By Anna Campion and Jane Campion
Miramax. 258 pp. $22.95
Nearly all novelists aspire to have their work adapted for the screen someday. Considerably fewer filmmakers aspire to find their way into print. With the publication of their collaborative novel, "Holy Smoke," Australian filmmakers Anna and Jane Campion attempt a fairly unlikely trajectory. Both sisters already met with success as writer-directors: Jane won the Academy Award for best original screenplay for her 1993 release "The Piano"; Anna wrote and directed "Loaded." Neither needs trifle with that antiquated narrative vehicle known as the book, given their respective accomplishments as cinematic auteurs. But trifle they do.
As its publishing imprint suggests, "Holy Smoke" is well on its way to becoming "a major motion picture," slated for release later this year. The same recommendation has been emblazoned on the cover of many a respectable volume by literary luminaries such as Edith Wharton, E.M. Forster and Henry James, who--being dead--bear the indignity in silence. If it weren't affront enough to have paperback classics merchandised as souvenirs of jaunts to the local multiplex, publishers now have the gall to produce books as movie trailers. Why waste perfectly good pulp?
In the interest of last-minute moviegoers who might want to get a little smackerel of something while the previews roll, here is a precis of the novel: Ruth (played by Kate Winslet of "Titanic" fame) has been forcibly removed from the cult she joined on her sojourn through India and has returned to a family farm in the Australian outback (filmed, no doubt, on location), where she meets with a weathered but sexy American deprogramming specialist named PJ (remember Harvey Keitel from "The Piano"?) hired by her dysfunctional family (composed of various and sundry character actors). Ruth/Kate and PJ/Harvey are required by due process to spend several days alone together. They do this on the mercilessly hot and heartachingly isolated fringe of the farm, where circumstances compel them to undress. Can tragedy be far behind?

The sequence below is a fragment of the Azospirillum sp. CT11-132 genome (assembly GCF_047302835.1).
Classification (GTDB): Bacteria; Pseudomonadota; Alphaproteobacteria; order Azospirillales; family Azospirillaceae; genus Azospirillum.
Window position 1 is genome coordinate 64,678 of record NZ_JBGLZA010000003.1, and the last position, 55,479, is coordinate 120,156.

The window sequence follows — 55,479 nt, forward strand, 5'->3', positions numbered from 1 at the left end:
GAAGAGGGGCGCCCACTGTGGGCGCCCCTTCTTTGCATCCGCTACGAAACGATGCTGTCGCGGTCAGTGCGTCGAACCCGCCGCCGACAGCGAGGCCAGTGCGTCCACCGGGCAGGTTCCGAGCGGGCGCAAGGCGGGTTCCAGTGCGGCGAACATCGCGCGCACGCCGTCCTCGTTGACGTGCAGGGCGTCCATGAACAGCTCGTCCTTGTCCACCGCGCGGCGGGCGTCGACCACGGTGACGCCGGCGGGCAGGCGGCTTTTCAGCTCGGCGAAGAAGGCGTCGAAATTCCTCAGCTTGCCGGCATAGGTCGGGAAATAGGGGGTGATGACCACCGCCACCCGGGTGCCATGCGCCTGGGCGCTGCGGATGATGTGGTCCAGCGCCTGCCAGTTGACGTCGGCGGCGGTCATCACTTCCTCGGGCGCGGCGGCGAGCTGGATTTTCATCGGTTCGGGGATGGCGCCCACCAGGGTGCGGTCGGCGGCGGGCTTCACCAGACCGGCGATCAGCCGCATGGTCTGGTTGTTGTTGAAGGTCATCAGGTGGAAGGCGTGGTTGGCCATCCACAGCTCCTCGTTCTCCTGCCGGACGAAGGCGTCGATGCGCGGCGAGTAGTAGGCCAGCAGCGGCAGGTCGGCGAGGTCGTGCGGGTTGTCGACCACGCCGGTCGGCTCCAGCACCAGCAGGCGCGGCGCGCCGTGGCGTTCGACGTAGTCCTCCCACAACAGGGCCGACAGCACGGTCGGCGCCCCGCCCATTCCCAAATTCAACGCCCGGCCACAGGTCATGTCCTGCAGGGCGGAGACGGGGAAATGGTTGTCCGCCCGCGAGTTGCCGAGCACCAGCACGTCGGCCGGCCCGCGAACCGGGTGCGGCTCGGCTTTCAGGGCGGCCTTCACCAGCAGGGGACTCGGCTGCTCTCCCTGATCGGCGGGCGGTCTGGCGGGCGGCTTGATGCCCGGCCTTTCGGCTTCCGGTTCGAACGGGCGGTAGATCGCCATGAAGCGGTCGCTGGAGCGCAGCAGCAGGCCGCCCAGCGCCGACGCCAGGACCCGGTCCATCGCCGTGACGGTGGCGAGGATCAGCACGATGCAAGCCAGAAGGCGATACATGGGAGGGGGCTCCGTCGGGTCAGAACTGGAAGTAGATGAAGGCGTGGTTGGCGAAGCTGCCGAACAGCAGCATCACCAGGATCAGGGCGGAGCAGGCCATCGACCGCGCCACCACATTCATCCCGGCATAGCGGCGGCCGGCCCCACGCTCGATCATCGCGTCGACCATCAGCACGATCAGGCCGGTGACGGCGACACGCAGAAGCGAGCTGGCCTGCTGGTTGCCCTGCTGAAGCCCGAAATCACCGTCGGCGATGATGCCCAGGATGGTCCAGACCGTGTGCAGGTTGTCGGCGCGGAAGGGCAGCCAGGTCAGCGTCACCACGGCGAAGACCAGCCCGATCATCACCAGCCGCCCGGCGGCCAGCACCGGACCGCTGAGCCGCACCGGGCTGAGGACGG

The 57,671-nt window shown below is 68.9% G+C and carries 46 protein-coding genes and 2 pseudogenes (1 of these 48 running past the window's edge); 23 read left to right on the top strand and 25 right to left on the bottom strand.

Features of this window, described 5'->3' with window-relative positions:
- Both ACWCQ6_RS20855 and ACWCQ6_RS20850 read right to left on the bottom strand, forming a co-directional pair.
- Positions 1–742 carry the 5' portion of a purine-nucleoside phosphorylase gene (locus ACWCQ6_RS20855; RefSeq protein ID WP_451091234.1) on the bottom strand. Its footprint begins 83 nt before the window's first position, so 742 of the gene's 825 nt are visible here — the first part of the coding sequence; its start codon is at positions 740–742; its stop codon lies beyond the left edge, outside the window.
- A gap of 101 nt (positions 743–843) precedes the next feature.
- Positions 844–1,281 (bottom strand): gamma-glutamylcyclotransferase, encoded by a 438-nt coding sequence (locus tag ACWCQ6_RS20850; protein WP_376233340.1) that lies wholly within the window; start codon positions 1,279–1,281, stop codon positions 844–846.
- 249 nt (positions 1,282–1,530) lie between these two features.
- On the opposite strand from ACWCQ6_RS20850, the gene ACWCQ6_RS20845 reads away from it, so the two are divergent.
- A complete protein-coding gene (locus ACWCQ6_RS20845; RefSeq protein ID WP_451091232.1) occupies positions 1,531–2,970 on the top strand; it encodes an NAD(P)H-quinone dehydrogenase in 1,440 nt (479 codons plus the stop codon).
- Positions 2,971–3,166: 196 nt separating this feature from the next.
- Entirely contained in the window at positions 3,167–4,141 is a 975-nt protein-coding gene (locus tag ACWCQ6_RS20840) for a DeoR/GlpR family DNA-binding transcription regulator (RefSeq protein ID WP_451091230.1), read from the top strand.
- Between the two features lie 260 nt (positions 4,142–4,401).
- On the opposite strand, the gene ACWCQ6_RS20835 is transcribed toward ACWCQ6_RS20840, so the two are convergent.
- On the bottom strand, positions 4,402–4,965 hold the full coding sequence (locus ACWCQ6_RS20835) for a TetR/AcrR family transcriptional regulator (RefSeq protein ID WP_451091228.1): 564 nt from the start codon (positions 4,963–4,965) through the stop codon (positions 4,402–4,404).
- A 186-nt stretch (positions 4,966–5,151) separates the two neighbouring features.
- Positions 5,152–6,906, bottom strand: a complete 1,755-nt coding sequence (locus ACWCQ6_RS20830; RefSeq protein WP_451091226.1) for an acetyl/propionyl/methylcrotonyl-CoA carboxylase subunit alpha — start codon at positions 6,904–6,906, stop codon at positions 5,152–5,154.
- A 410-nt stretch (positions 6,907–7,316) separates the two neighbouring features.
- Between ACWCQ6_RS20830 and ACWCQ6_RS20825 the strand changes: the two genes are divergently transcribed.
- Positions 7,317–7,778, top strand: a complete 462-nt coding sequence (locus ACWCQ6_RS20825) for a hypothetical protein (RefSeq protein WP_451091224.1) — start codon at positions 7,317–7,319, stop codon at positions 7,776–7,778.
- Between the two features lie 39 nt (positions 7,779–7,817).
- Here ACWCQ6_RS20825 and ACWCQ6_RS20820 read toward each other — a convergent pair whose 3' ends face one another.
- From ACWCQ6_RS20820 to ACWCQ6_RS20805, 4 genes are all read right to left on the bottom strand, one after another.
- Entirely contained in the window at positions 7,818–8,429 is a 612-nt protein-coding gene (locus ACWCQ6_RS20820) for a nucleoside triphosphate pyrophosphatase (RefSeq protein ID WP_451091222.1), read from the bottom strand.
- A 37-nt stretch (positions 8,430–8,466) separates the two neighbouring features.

That's a riddle best left to film buffs. Early on, readers of "Holy Smoke" will glean that nothing fruitful can come of this encounter. The novelization, loosely termed, opens with a flurry of expository faxes exchanged between Australia and the States. It then moves to a tedious he-said/she-said sequential narration. Neither Ruth nor PJ has a distinctive voice; in fact, they sound exactly like each other. Their love story is related in a telegraphic, pointlessly twinned present tense that communicates a kind of contempt for storytelling itself.
The lines practically shrug their indifference. At one point, Ruth observes of her own emotional state, "I am mad, angry mad." The "you know?" is implicit. Later on, she notes: "I am blank not furious, neutral." These constant updates from her emotional front are offset only by updates from his, lit with the same grunt-and-scratch insight. "For three minutes I put my face in the fan, bliss," he reports. "Next I walk heavily towards her door, I want her to know I'm coming. I knock, wait, open the door. She's on the bed, jumps off it, walks over and slams the door--bang, fine, I get a chair." If the inanity of the writing doesn't strike readers dumb, boredom surely will.
The Sisters Campion make some concessions to fictional technique, but so grudgingly that readers will wish they had spared themselves the trouble. There are a few cursory physical descriptions ("Next out was Fabio; I don't like ponytails"); some cued scene shifts ("5:40 p.m. Second tantrum"); pages of uninspired dialogue ("Nobody likes me." "They do, they care"); and endless stage directions and sound effects ("Honk, honk, the clowns are coming, reference her brothers"). "Holy Smoke" ends as it begins, with tell-all correspondence. This reliance on dialogue might be explained by the book's having not one but two authors. Yet they cannot even be bothered to write complete sentences, let alone coherent paragraphs. It is impossible to fathom why this book was not simply published as the screenplay it obviously aspires to be.
None of this is meant to disparage what may be a relatively interesting film. "Holy Smoke" revisits some of the themes that made "The Piano" potently original on the big screen: gender and power and will. While the text handles these subjects with greater sophistication than the average blockbuster would, the Campions' characters lack the verbal mastery and psychological depth to plumb them. No sooner do they start a serious discussion of the nature of religious belief and devotion than sex games distract them. Consider that a tender mercy. Earnest fiction would have the patience to explore that sort of material, but "Holy Smoke" hardly qualifies.
Kelly Murphy Mason, who teaches in the English department at George Washington University.